प्राणाक्षधीभि: सदनेष्वभीयते ॥ ११ ॥
sva-māyayātman racitais tad-īkṣayā
prāṇākṣa-dhībhiḥ sadaneṣv abhīyate
yaḥ — who; īkṣitā — the witness; aham — false ego; rahitaḥ — devoid of; api — nevertheless; asat-satoḥ — of material products and causes; sva-tejasā — by His personal potency; apāsta — having dispelled; tamaḥ — the darkness of ignorance; bhidā — the idea of being separate; bhramaḥ — and bewilderment; sva-māyayā — by His material creative energy; ātman — within Himself; racitaiḥ — by those who are produced (the living entities); tat-īkṣayā — by His glancing upon that Māyā; prāṇa — by the vital airs; akṣa — the senses; dhībhiḥ — and intelligence; sadaneṣu — within the bodies of the living beings; abhīyate — His presence is surmised.
He is the witness of material cause and effect, yet He is always free from false identification with them. By His internal potency He dispels the darkness of separation and confusion. The individual souls in this world, who are manifested here when He glances upon His material creative energy, indirectly perceive Him in the activities of their life airs, senses and intelligence.
In this verse Akrūra establishes the all-powerful position of the Supreme Lord, whom he is about to see in Vṛndāvana. The false concept of separation from the Lord is described in the Eleventh Canto of the Bhāgavatam (11.2.37): bhayaṁ dvitīyābhiniveśataḥ syād īśād apetasya viparyayo ’smṛtiḥ. Although all existence emanates from the Absolute Truth, Kṛṣṇa, we imagine a “second thing,” this material world, to be entirely separate from the Lord’s existence. With this mentality, we try to exploit that “second thing” for our sense gratification. Thus the psychological underpinning of material life is the illusion that this world is somehow separate from God and therefore meant for our enjoyment.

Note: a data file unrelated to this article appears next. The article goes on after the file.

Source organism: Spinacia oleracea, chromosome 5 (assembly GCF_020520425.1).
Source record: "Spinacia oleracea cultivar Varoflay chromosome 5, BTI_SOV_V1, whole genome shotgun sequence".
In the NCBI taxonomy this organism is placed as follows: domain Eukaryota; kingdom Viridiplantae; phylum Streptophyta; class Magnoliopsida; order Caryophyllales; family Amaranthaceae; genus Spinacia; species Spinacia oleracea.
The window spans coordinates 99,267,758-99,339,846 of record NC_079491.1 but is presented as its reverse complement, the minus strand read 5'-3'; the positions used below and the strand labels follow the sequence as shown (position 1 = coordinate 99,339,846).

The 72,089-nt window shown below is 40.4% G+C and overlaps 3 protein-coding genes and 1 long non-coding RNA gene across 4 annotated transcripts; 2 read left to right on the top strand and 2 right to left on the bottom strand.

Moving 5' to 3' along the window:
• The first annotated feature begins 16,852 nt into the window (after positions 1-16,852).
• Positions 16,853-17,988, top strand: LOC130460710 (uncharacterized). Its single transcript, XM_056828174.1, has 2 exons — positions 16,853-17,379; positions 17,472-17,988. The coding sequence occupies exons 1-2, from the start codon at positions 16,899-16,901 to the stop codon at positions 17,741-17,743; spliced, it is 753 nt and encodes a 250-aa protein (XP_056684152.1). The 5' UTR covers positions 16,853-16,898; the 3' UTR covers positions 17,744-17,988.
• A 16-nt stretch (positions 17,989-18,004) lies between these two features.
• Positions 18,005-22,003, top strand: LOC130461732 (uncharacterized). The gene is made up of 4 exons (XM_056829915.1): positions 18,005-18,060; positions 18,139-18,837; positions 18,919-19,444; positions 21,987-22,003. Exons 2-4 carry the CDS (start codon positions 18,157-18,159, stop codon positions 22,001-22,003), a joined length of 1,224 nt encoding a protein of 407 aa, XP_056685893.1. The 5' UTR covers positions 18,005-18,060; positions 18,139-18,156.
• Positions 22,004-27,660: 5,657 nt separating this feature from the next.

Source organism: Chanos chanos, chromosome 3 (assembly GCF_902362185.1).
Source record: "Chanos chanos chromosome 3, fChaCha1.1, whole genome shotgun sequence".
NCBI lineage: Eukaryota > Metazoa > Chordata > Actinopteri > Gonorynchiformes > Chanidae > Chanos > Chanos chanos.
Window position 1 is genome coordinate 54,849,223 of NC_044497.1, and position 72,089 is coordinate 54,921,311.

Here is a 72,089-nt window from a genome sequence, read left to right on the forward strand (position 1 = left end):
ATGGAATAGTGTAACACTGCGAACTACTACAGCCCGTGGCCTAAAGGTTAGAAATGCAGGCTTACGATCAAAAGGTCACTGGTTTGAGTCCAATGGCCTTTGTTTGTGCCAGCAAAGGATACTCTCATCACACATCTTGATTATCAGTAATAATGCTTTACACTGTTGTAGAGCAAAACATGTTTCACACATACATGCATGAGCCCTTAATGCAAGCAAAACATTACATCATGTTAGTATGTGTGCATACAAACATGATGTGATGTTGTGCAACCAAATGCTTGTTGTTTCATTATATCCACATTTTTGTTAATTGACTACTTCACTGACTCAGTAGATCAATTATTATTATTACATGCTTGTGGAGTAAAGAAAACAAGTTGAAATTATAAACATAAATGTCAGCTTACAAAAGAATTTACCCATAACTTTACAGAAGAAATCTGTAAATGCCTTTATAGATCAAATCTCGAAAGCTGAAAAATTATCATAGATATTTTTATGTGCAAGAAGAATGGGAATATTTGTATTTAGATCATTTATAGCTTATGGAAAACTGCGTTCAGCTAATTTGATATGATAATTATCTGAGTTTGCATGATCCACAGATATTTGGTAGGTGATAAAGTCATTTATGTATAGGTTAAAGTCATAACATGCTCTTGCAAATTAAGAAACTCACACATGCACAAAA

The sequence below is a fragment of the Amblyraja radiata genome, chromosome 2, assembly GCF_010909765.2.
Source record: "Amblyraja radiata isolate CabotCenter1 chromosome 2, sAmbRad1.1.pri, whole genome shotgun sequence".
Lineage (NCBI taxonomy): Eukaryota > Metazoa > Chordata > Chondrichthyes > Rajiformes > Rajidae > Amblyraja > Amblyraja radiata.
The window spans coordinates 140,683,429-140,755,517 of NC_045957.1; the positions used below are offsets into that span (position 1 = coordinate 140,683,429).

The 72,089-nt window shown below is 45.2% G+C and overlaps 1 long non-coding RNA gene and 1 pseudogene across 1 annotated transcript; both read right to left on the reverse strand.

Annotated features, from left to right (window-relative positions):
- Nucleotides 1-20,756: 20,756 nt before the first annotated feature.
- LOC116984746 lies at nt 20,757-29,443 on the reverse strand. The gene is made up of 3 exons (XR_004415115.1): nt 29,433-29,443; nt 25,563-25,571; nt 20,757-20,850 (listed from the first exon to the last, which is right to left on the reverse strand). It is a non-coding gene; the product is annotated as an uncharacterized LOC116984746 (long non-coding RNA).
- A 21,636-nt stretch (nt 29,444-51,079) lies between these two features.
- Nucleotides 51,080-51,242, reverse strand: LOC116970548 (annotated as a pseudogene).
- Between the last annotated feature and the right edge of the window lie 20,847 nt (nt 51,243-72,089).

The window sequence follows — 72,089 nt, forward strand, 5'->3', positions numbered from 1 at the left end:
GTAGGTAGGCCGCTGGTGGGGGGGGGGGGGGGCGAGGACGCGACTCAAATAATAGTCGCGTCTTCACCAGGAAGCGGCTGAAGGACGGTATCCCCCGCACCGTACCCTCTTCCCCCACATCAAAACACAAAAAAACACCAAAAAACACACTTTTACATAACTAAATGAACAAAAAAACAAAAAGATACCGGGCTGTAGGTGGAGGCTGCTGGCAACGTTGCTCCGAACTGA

It is ironic that the impersonal philosophers, in their radical renunciation of this world, claim it to be utterly false and totally separate from the Absolute. Unfortunately, this artificial attempt to divest this world of its divine nature, or, in other words, its relation to God, does not lead people to utterly reject it but rather to try to enjoy it. While it is true that this world is temporary and thus in one sense illusory, the mechanism of illusion is a spiritual potency of the Supreme Lord. Realizing this, we should immediately desist from any attempt to exploit this world; rather, we should recognize it as God’s energy. We will actually give up our material desires only when we understand that this world belongs to God and is therefore not meant for our selfish gratification.
The word abhīyate here refers to a process of surmising the presence of the Lord through meditative introspection. This process is also described in the Second Canto of the Bhāgavatam (2.2.35):
lakṣitaḥ svātmanā hariḥ
dṛśyair buddhy-ādibhir draṣṭā
“The Personality of Godhead, Lord Śrī Kṛṣṇa, is in every living being along with the individual soul. And this fact is perceived and hypothesized in our acts of seeing and taking help from the intelligence.”
Akrūra states that the Lord is free of the egoistic pride afflicting ordinary, embodied souls. Yet the Lord appears to be embodied like everyone else, and therefore someone might object to the statement that He is free of egoism. Śrīla Viśvanātha Cakravartī comments on this puzzle as follows: “How can we distinguish between being free of false ego and being afflicted by it? ‘If a living entity is situated in a body,’ [argues the objector,] ‘he will encounter the unhappiness and confusion that occur within it, just as a person living in a house, whether he be attached to it or not, cannot avoid experiencing the darkness, warmth and cold that occur within it.’ This objection is answered as follows: By His internal potency the Lord dispels the darkness of ignorance along with the separateness and bewilderment it produces.”